• A gift must be truly a gift. It is a voluntary transfer of money or property where the individual or organisation does not receive any material benefit or advantage;
  • Gift must be money or property, which includes financial assets; for instance, shares;
  • The Gift must comply with any relevant gift conditions.

From the following basis, an individual can claim a deduction on gifts and donations if they meet some specific criteria:

  • Gift of money: Voluntary gift of $2 or more to an approved organisation.
  • Property above $5000: Property can be claimed for tax deduction if it is not purchased within 12 months prior to the date on which the donation was made. Australian Taxation Office will decide the value of the property.
  • Stocks: As long as the stocks do not create tax loss, individual can claim the market value of the stock on the day which it was donated.
  • Shares: If the market value of the share is greater than $2 and less than $5000, individual can claim for tax deductions for shares.
  • Bushfire & Flood Donation: If an individual made a donation to bucket collections for bushfire and flood victims of $2 or more, he/she can claim for tax deduction for the contribution without any receipt provided contribution does not exceed $10.


Nevertheless, in some areas, tax deduction cannot be claimed on gifts and donations. And these are:

  • Raffle or art union tickets;
  • Items (e.g. chocolates & pens);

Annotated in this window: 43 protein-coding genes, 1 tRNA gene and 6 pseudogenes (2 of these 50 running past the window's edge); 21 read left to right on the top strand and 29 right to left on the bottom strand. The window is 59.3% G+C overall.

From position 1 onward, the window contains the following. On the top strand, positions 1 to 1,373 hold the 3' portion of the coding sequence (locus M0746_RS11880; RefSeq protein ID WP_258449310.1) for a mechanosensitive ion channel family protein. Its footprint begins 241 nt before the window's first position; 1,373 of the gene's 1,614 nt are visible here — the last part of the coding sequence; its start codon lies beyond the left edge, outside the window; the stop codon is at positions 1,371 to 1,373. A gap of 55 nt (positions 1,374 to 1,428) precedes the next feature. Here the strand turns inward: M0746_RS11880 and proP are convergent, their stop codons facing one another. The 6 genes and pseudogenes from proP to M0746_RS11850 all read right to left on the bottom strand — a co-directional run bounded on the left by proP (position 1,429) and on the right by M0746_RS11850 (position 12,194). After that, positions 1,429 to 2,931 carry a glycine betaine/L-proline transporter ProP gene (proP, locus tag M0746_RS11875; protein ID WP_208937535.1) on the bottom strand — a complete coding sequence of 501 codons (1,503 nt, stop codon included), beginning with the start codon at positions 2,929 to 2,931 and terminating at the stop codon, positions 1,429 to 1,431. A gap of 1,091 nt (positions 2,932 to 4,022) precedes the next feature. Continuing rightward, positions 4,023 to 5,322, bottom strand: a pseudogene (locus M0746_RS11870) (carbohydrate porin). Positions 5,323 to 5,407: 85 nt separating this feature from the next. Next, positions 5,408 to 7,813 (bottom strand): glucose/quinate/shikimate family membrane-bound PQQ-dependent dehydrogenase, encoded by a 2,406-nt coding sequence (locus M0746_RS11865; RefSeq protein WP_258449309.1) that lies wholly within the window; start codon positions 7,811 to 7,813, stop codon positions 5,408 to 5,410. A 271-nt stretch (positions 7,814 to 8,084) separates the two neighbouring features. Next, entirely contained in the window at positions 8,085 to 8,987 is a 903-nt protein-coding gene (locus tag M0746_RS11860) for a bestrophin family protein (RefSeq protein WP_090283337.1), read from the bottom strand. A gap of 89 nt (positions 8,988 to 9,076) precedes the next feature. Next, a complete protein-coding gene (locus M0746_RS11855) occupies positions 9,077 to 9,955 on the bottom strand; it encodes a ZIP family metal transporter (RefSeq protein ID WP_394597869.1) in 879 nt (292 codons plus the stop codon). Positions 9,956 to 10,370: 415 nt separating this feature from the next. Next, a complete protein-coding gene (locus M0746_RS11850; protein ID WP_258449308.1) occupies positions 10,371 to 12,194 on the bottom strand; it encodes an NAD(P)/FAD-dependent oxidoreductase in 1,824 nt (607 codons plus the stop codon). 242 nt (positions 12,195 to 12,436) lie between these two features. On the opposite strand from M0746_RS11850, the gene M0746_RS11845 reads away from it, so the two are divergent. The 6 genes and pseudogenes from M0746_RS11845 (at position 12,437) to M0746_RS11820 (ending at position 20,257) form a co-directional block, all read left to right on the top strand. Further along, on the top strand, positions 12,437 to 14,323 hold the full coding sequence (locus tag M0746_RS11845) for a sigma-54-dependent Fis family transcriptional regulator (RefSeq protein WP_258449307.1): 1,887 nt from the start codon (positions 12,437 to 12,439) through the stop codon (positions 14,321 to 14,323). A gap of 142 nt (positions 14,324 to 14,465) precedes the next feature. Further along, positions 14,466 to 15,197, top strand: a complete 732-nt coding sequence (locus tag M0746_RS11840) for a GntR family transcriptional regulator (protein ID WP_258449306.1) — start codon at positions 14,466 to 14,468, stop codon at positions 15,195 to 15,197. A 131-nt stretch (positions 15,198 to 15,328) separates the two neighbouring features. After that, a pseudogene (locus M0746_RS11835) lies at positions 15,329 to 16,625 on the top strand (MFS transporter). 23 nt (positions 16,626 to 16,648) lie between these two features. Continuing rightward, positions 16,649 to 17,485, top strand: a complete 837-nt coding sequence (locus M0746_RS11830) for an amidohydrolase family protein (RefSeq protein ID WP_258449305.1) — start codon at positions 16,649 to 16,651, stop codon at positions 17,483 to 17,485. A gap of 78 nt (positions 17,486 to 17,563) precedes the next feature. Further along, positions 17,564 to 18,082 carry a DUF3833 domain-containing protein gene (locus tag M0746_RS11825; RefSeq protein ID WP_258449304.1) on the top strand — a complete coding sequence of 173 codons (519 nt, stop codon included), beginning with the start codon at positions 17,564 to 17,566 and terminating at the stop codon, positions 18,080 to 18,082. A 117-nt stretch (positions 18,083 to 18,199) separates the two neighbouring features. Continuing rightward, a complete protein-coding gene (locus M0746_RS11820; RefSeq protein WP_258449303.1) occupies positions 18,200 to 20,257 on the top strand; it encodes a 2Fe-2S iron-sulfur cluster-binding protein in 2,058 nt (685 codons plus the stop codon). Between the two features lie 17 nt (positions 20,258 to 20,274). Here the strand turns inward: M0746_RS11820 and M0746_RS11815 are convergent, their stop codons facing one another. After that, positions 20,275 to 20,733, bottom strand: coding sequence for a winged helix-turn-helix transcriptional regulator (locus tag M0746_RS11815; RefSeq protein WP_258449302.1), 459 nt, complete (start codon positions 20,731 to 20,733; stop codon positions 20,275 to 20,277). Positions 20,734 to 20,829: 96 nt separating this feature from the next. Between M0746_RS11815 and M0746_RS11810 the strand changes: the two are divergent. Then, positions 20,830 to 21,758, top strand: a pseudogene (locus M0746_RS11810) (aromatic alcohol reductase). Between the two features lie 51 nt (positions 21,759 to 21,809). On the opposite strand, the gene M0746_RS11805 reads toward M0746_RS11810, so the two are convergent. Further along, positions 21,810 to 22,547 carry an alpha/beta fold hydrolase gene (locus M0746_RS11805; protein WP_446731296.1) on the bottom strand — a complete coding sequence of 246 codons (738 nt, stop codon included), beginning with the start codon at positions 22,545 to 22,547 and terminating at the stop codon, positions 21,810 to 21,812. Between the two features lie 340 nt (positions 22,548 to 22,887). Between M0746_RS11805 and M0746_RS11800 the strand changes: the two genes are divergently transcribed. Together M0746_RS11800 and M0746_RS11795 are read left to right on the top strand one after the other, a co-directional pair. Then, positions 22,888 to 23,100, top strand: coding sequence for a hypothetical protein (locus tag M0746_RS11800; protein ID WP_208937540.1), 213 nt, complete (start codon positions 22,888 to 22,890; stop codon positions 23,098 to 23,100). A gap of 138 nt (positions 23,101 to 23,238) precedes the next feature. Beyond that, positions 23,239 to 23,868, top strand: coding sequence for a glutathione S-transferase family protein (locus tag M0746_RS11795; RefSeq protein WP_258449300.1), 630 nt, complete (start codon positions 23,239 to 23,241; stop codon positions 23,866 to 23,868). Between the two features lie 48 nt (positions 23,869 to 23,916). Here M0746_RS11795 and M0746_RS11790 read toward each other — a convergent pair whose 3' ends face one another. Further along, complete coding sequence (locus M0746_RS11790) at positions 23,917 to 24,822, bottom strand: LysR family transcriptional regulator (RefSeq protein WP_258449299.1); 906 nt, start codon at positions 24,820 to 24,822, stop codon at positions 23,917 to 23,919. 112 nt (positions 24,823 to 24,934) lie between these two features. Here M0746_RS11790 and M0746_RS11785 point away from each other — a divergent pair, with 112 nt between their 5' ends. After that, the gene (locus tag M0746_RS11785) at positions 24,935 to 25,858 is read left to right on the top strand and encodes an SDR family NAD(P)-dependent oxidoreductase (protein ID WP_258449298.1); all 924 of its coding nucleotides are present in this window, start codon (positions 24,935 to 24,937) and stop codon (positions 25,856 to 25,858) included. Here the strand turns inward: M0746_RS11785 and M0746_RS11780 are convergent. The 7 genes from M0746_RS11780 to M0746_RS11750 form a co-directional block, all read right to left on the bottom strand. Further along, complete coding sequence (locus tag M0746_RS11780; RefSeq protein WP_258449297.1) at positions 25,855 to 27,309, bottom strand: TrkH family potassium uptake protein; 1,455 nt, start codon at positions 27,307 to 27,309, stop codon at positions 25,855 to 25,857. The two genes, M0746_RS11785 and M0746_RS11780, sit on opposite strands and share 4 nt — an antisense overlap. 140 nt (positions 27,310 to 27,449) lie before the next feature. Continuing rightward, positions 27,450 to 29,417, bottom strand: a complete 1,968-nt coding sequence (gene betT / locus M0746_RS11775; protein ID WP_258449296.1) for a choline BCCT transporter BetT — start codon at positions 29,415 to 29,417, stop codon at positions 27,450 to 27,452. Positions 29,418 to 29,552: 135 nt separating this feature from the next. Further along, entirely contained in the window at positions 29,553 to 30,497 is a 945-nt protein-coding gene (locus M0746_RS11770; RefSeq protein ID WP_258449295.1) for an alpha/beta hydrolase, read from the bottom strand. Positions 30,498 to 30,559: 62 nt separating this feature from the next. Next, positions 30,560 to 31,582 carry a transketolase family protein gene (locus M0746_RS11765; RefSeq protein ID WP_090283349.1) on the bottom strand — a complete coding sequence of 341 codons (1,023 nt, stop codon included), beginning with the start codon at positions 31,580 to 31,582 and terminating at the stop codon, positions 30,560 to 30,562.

• Cost of attending a fundraising dinner even if the costs exceeds the value of dinner;
  • Membership fees;
  • Payments of school building funds made (e.g. increase in school fees);
  • Payments where individual has an understanding with the recipient that the payments will be used to provide a benefit.


Costs that are related with managing individual’s tax affairs are comprehensively tax deductible. One can claim on these costs in compliance with his/her legal obligations relating to another person’s tax affair.

Individual can claim a deduction for expenses incurred in managing tax affairs, if it includes:

  • Preparing and lodging tax return and activity statements;
  • Travel associated with obtaining tax advice (e.g. travel costs of attending a meeting with a recognised tax advisor);
  • Appealing to the Administrative Appeal Tribunal or courts in relation to individual’s tax affair; and
  • Obtaining a valuation needed for a deductible gift or property.

One can also deduct the expenses, which was incurred while lodging and preparing the individual’s tax return. These include:

  • Buying tax referral materials;
  • Lodging individual’s tax return through a tax agent;
  • Obtaining advice from a registered tax advisor (e.g. registered tax agent, barrister or solicitor); and
  • Dealing with ATO about one’s tax affairs.

Note: Individuals generally incur these expenses in the year they pay tax.

In two scenarios, one cannot get to claim tax deduction on the costs of managing tax affairs. These are:

  • Cost of an advisor who is not registered; and
  • Tax shortfall and other penalties imposed or failing to meet the obligations.